Whether you make it at home or order it at a Mediterranean restaurant, Spanakopita is one of the tastiest dishes around. Here we’ll look at how to reheat spanakopita.
While it can be a main dish in its own right, Spanakopita (meaning “spinach pie” in Greek) is often included as a warm mezze, or appetizer. Just because it is an appetizer doesn’t mean that you’re not likely to have leftovers.
What Makes Spanakopita So Special
Spanakopita is a folded pie, with phyllo dough wrapped around a filling of feta and spinach.
Phyllo dough consists of several thin layers of dough, eat thinner than a piece of paper, placed one on top of another. This allows the dough to be incredibly flaky. Occasionally other ingredients, like egg, onion, or garlic, are included, but the centrality of feta and spinach is key.
Also, it is where the difficulties of reheating spanakopita emerge. Phyllo dough is notoriously difficult to work with, and improper heating can result in it falling apart in your hands.
Meanwhile, that filling is more forgiving than the dough, but not by much. Overcooked spinach can release a lot of moisture, further comprising the crust.
Also, you’ll want to maintain the texture of the filling; too much moisture can turn the insides into a soup-like consistency.
Preserving Crispness and Moistness When You Reheat Spanakopita
Because of this, our top priority should be preserving the crispiness of the phyllo dough.
To do this, we have to apply consistent, dry heat to the spanakopita. It shouldn’t be too high, lest the dough burn, nor should it be too low, as this will cause the inside to become overly damp.
Of course, we do want to make sure that we are following proper food safety procedures. That means making sure that the spanakopita is above 140 degrees, or under 40 degrees, when we eat it. This is especially true if the spinach pie in question has egg in it.
Getting the exterior to 140 degrees is easy, but making sure that the interior reaches that temperature without getting soggy is a different story. Once again, consistent, dry heat will be our friend.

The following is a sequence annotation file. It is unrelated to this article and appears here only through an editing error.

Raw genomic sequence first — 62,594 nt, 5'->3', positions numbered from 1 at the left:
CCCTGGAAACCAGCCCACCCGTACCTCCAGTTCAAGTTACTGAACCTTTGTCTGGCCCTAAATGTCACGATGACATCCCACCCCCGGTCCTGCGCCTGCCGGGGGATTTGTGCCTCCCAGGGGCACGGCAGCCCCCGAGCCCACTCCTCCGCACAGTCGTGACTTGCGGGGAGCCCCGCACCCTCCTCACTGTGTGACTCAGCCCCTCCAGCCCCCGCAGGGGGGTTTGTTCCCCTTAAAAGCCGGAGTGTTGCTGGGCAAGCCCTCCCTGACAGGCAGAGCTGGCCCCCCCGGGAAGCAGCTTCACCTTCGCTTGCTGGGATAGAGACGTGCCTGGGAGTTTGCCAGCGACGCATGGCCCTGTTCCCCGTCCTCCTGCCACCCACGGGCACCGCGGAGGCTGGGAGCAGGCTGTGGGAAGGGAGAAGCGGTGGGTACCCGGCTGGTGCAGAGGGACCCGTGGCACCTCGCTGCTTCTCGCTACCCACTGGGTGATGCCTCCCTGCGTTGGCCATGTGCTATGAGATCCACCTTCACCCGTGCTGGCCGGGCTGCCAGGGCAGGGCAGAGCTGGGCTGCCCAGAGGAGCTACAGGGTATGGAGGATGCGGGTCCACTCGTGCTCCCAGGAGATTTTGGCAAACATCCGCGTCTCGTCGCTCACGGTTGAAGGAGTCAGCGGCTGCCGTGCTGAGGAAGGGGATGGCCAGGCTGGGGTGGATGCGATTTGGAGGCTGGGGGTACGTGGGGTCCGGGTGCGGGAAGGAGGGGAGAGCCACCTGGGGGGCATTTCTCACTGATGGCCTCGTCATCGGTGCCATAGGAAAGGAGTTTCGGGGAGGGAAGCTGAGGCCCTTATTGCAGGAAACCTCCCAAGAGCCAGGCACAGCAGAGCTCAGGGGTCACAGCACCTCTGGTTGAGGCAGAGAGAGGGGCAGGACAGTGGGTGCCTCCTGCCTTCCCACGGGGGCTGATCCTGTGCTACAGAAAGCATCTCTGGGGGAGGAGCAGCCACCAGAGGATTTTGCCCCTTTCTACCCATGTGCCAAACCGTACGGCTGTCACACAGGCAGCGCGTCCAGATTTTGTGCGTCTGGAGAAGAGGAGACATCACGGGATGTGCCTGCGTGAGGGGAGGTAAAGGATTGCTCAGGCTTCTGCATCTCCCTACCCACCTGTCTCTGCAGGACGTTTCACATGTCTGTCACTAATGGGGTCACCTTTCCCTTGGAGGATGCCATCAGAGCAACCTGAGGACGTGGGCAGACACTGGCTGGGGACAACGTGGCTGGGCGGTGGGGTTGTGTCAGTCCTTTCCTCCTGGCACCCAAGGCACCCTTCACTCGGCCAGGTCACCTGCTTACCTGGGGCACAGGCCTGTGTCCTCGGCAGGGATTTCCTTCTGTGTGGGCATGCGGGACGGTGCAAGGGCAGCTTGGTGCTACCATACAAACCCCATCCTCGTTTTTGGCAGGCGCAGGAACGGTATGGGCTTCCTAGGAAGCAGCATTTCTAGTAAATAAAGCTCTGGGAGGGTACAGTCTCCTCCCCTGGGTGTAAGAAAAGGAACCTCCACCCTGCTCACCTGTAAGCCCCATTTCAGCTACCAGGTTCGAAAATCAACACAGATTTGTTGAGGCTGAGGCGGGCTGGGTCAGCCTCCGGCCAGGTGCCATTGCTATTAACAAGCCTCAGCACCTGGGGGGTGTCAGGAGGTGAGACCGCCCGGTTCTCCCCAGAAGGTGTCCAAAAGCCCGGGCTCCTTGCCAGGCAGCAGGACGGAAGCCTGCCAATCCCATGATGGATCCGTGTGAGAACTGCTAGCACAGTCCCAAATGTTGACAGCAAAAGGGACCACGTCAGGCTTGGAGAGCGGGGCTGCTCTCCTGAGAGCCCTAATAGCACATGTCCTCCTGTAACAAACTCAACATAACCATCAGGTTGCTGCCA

What to Avoid
An all around poor idea for spanakopita is the microwave. It will only result in a soggy interior while also turning the delicate layers of phyllo into a soft, damp mess.
Even if that were not the case, it would quickly cause parts of the interior to release too much moisture. Remember that microwaves cook by causing water molecules within the food to become steam, and steam is an enemy to crispiness.
Additionally, using too high of heat can be a bad idea. A broiler may ensure crispness, but by the time the interior was warm, the exterior would be charcoal.
Meanwhile, an air fryer can be useful only if the interior is frozen. This gives it enough time to gently warm. However, if doing this, be sure to let the spanakopita rest in the air fryer, without opening it, for 3-5 minutes after cooking in order to make sure the interior gets above 140 degrees.
Finally, because we are looking to preserve crispness, a sous vide cooker is a poor choice here. Beyond the fact that it doesn’t reintroduce any crispness lost in the cooling process, it also crushes the delicate texture of the phyllo dough.
Best Ways to Reheat Spanakopita
Instead, the single best way to reheat spanakopita is in a 325 degree oven.
Depending on the size of the spanakopita, this will take between seven and twenty minutes, but will help make sure that the crust is crispy and the filling is perfect.
If you’re in an office setting without an oven, then it may be worth trying a combination of the techniques we mentioned earlier.
Microwave the spanakopita for 30 seconds or so, then put them in the air fryer for three or four minutes. That will minimize the ability of the moisture inside to impact the phyllo.